From art, furniture, and architecture, Le Corbusier is a visual artist and architect known by other architects from all over the world. From France, Germany, across India, to the U.S., and South America, his name can be seen in timeless projects. Charles-Edouard Jeanneret-Gris or Le Corbusier is the pioneer of modern architecture in shaping the perceptions of modern architecture and modernity. By the 1920’s, he became famous for being a prolific writer and lecturer who founded the influential magazine L’Espirit nouveau. Here, Le Corbusier articulated his thoughts on ‘volume’, ‘surface’, and ‘plan’. These are the central components of modern architecture and urban planning.
Through his work, Le Corbusier emphasized streamlined and simplified volumes and shapes. Though they were simple, they always touched the human soul. Though his designs seemed to be utilitarian designs, he focused on constantly marrying them with poetry, beauty, and harmony. In terms of architecture, Le Corbusier’s designs carried new ideas of modernity that people called an ‘Espirit Nouveau’. Though Le Corbusier passed on August 27, 1965, his designs are still iconic and stand strong up to today.
Apparently, one of the ultimate trendsetters in modern architecture, Villa Savoye is one of the most significant contributions to modern architecture. Completed in 1929, Villa Savoye is a modern take on a French country house. At the same time, its design resonates with his Five Points of Architecture. These include Pilotis (reinforced-concrete columns), the open plan, ribbon windows, the free facade, and the roof garden. The project’s masterpiece feature is the incorporation of a series of ramps. These lead all the way up to the rooftop garden from the lower level and urge the inhabitants to slow down and experience the space in its entirety.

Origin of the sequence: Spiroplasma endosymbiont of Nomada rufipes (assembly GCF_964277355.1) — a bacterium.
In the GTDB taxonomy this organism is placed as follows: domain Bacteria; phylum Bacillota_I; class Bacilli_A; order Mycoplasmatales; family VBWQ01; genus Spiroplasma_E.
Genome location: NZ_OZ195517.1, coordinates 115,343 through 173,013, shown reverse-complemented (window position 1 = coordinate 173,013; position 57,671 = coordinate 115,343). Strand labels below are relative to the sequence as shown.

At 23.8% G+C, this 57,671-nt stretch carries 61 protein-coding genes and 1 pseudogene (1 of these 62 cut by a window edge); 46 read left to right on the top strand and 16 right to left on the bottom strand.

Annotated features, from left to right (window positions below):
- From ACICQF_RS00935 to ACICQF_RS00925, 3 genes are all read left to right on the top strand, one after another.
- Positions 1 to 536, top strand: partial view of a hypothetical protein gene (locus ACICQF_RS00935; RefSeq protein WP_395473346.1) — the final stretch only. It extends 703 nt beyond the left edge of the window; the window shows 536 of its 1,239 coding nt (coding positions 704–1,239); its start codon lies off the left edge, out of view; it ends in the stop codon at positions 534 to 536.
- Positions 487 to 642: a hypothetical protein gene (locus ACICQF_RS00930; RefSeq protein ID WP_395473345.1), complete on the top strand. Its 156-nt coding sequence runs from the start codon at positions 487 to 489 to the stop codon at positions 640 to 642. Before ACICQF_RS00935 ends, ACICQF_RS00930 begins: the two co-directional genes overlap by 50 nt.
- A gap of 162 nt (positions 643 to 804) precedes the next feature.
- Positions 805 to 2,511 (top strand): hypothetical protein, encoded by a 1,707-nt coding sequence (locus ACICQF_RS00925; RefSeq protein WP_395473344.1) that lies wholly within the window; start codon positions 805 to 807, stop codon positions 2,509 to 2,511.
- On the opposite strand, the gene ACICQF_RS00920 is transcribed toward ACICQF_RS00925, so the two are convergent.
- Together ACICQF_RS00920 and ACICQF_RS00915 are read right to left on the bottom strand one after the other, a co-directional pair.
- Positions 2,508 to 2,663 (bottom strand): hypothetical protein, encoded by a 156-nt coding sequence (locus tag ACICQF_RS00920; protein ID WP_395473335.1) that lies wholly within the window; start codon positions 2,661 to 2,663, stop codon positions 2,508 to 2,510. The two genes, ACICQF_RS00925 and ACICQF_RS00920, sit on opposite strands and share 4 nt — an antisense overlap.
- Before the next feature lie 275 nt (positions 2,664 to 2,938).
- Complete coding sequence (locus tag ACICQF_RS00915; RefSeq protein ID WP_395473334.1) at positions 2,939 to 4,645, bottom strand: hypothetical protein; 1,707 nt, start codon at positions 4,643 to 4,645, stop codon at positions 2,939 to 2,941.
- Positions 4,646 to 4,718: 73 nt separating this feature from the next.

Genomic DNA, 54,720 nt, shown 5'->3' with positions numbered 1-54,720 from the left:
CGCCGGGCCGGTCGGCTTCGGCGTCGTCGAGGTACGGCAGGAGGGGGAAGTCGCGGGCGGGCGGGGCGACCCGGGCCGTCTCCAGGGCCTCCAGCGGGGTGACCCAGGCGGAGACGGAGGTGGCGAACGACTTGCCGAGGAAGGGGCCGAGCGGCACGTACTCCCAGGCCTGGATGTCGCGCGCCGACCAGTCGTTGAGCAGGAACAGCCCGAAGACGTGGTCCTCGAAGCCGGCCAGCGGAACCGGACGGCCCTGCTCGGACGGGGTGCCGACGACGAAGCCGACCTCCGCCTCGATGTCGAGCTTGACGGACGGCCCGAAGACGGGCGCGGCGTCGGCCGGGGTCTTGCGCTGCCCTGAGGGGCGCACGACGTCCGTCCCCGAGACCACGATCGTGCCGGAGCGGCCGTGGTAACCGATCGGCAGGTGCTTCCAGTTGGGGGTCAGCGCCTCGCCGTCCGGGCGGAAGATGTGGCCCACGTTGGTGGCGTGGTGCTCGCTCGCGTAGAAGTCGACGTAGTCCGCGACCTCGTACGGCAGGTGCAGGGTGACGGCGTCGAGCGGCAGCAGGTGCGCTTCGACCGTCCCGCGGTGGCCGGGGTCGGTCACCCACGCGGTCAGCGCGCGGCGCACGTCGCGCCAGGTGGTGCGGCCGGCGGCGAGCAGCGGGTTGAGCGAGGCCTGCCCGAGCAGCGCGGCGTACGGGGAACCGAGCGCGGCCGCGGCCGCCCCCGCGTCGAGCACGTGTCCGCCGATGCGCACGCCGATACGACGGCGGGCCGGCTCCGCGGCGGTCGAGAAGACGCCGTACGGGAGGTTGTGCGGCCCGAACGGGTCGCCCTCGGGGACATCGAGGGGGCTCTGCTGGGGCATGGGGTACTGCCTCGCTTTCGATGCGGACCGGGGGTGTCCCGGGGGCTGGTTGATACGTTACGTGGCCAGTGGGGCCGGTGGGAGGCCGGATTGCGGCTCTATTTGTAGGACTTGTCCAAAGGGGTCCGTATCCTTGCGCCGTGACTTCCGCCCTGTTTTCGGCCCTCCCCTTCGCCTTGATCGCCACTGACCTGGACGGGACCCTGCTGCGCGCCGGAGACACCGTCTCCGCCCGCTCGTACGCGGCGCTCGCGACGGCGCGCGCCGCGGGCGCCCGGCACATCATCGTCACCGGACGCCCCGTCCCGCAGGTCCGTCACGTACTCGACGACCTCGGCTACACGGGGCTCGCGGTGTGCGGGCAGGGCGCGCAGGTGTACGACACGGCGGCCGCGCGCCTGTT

A housing unit in Mariselle, Unité d’habitation was Le Corubsier’s first large-scale housing project. It was completed by 1952 and practically made up a vertical garden city that focused on communal living. One of Le Corbusier’s most innovative residential buildings, it’s said to have influenced the Brutalist style with the use of beton-brut concrete.
Notre Dame du Haut
Notre Dame du Haut is a more extreme design compared to Le Corbusier’s late style. It’s a comparatively small concrete structure enclosed by thick walls and topped with an upturned roof supported on columns within the walls. From afar, it looks like a sail billowing over the hilltop.
Notre Dame du Haut is sometimes described as the first post-modern building. It also has a frame made of columns and beams of reinforced concrete supporting the roof. It is embedded in the mass of the filling walls made from stones recovered from the old church. The plan consists of a single space and is asymmetrical plan with curved walls surmounted by a roof shaped like a crab shell.
Pavilion Le Corbusier
The Pavillion Le Corbusier at the Heidi Weber Museum is the last building designed by Le Corbusier. People can distinguish it through its floating steel roof and brightly colored panels. The pavilion is a commission work for interior designer Heidi Weber. Currently, it works both as her own small home and a building to house Le Corbusier’s artwork.
Related read: Combining Colors: Revisiting Le Corbusier’s Color Theory
Le Corbusier has several contributions to the creative society. Le Corbusier also introduced Architectural Polychromy. This a color scheme consists of 63 fascinating colors and is divided into nine groups. As a pioneer, Le Corbusier has ideas and tools that when studied well, can help create more master architects.